Property Survey or Land Survey
When you contact licensed professional land surveyors to obtain proposals for performing the work, you need to know all of the tasks that are to be performed. The surveyor should be able to assist you in developing a scope of work, but it is helpful to know a bit about the process before you get started. Not all surveys are created equal. Don’t be seduced into immediately engaging the surveyor that offers the cheapest price.
The New Jersey Board of Professional Engineers and Land Surveyors (PE/PLS Board) has established the minimum standards for performing a land survey. They are codified in N.J.A.C. 13:40-5.1. Additionally, the municipality will have created a checklist of requirements for site plans and subdivisions that are to be submitted for Planning or Zoning Board review. These are generally more extensive than the requirements established by the PE/PLS Board. If you are building something other than a one- or two-family dwelling it is likely that you will need to meet these checklist requirements.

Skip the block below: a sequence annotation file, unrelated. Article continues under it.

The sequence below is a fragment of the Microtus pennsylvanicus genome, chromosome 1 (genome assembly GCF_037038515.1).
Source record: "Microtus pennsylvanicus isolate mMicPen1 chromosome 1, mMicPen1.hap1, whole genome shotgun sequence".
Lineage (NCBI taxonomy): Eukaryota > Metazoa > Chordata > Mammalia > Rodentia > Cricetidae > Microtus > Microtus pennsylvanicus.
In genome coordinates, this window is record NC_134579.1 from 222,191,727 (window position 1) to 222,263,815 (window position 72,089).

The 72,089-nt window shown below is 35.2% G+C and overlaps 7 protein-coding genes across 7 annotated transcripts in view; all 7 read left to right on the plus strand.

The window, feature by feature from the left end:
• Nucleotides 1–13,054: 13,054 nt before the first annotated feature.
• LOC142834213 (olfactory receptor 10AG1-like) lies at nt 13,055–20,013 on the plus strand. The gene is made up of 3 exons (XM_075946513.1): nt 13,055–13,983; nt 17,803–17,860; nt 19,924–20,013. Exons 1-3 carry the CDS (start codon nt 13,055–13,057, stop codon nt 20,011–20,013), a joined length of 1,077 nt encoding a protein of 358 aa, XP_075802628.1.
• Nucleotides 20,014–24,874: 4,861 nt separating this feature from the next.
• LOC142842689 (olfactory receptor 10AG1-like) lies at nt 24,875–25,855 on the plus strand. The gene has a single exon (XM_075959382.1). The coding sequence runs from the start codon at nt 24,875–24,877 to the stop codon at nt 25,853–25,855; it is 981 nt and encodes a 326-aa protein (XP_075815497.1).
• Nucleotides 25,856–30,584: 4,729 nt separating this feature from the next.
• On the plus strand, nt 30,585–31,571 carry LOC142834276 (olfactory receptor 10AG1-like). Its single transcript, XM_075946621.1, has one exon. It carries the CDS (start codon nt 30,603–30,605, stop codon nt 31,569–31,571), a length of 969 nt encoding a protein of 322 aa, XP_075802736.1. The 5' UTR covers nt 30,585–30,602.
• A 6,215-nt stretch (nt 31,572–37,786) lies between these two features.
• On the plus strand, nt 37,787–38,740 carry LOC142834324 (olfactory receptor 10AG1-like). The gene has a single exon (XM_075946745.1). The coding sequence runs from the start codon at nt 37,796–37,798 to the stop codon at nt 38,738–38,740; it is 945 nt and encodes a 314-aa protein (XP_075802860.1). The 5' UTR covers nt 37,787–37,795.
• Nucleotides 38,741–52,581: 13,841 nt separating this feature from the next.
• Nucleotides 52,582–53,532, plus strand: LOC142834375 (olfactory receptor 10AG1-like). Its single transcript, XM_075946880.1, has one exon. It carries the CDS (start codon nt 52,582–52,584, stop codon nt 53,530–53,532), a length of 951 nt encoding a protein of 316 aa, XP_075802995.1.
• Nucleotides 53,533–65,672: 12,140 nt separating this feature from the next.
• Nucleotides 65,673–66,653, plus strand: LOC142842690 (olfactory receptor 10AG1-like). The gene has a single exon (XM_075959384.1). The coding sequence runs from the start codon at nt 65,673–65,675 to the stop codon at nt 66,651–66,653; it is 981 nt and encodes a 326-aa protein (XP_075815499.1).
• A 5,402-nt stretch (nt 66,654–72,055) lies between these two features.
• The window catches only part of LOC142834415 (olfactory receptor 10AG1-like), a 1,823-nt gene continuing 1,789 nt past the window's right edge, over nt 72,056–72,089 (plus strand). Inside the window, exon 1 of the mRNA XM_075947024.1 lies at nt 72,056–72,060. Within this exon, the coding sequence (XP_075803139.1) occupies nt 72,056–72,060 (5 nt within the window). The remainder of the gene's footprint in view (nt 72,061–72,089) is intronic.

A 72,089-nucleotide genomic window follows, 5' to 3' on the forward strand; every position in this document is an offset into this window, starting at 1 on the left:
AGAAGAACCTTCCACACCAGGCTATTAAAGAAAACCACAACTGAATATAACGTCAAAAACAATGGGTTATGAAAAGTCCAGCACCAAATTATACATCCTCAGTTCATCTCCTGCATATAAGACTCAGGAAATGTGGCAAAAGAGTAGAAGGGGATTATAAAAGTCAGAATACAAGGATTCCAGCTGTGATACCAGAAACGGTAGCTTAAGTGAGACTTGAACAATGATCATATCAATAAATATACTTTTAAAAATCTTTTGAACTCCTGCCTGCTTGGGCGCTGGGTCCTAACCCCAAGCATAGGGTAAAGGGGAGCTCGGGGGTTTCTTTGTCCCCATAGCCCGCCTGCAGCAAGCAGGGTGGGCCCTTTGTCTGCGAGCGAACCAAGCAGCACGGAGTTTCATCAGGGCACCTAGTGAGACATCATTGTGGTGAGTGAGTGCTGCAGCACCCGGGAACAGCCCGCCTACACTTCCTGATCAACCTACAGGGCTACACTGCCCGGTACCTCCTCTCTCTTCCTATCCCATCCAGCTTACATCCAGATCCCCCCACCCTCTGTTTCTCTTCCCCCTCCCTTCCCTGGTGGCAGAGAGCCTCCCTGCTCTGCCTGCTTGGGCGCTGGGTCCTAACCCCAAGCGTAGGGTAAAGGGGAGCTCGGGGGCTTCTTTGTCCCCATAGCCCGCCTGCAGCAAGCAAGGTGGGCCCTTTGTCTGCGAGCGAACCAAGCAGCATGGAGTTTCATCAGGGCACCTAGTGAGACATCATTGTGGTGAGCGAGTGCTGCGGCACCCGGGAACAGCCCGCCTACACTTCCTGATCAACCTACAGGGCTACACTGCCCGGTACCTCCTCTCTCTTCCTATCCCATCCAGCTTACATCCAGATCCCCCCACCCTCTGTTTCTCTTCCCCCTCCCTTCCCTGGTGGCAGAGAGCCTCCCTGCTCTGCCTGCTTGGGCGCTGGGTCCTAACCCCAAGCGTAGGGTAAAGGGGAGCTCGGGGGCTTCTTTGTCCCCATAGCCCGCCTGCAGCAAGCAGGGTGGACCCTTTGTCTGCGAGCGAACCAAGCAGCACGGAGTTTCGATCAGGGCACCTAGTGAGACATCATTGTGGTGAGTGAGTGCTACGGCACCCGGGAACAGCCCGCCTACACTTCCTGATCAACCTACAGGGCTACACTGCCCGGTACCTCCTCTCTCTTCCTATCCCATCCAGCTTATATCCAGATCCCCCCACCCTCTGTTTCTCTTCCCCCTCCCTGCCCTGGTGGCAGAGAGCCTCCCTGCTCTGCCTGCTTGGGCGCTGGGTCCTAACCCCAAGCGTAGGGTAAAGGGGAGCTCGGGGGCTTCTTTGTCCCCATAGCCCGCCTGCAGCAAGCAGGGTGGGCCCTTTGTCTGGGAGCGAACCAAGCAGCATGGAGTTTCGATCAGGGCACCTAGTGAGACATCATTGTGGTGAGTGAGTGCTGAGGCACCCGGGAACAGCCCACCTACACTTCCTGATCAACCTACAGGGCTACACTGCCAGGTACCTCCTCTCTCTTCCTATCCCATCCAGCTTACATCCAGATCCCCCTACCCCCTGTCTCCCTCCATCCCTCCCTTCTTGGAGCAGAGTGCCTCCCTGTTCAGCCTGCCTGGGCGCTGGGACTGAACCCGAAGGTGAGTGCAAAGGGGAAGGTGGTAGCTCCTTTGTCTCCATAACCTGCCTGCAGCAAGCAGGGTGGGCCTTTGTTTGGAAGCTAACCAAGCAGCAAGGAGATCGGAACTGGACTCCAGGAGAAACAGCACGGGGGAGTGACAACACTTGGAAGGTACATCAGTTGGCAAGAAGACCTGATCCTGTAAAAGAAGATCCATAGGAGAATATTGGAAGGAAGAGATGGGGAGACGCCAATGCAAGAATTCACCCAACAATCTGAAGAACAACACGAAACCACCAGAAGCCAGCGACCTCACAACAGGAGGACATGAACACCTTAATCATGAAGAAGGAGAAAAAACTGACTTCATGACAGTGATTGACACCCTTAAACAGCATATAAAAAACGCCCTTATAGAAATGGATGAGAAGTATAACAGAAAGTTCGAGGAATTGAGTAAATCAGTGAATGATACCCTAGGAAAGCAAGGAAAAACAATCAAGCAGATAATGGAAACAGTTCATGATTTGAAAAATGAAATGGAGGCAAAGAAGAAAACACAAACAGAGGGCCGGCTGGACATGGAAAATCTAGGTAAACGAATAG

The Professional Land Surveyor is charged with the review of historical documents such as deeds, filed maps, surveys, and more, prior to embarking on a field survey. After obtaining as much background information as possible, the surveyor will go to the site to locate evidence of ownership. This evidence is included but not limited to: monuments (both natural and man-made), buildings, fences, hedges, utilities, streets, curbs and sidewalks. Upon review of both the legal documents and the measurements made in the field, the surveyor will prepare a plan of survey. This plan will show the surveyor’s opinion about the size, shape and location of your property. It will also depict the site features that were included in the scope of work.
Once you have received and reviewed the finished survey documents, you are ready to proceed to preliminary design.